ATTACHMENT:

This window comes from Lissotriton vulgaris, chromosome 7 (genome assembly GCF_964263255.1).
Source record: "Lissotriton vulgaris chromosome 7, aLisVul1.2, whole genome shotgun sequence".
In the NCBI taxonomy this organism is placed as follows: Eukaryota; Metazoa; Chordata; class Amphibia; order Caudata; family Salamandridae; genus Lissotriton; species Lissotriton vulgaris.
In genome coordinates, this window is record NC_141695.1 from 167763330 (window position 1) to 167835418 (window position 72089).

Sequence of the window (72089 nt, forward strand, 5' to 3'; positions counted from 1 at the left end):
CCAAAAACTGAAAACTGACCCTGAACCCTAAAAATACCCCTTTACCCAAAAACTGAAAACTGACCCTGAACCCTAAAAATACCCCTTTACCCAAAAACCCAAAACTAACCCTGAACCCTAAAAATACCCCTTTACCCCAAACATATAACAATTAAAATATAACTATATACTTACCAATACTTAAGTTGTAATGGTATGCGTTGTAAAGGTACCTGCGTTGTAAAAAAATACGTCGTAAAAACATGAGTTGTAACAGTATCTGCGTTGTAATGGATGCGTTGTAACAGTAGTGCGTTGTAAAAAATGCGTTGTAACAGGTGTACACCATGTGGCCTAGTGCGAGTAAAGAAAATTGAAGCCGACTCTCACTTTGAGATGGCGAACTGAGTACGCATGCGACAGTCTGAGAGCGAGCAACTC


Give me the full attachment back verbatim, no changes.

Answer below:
This window comes from Lissotriton vulgaris, chromosome 7 (genome assembly GCF_964263255.1).
Source record: "Lissotriton vulgaris chromosome 7, aLisVul1.2, whole genome shotgun sequence".
In the NCBI taxonomy this organism is placed as follows: Eukaryota; Metazoa; Chordata; class Amphibia; order Caudata; family Salamandridae; genus Lissotriton; species Lissotriton vulgaris.
In genome coordinates, this window is record NC_141695.1 from 167763330 (window position 1) to 167835418 (window position 72089).

Sequence of the window (72089 nt, forward strand, 5' to 3'; positions counted from 1 at the left end):
CCAAAAACTGAAAACTGACCCTGAACCCTAAAAATACCCCTTTACCCAAAAACTGAAAACTGACCCTGAACCCTAAAAATACCCCTTTACCCAAAAACCCAAAACTAACCCTGAACCCTAAAAATACCCCTTTACCCCAAACATATAACAATTAAAATATAACTATATACTTACCAATACTTAAGTTGTAATGGTATGCGTTGTAAAGGTACCTGCGTTGTAAAAAAATACGTCGTAAAAACATGAGTTGTAACAGTATCTGCGTTGTAATGGATGCGTTGTAACAGTAGTGCGTTGTAAAAAATGCGTTGTAACAGGTGTACACCATGTGGCCTAGTGCGAGTAAAGAAAATTGAAGCCGACTCTCACTTTGAGATGGCGAACTGAGTACGCATGCGACAGTCTGAGAGCGAGCAACTC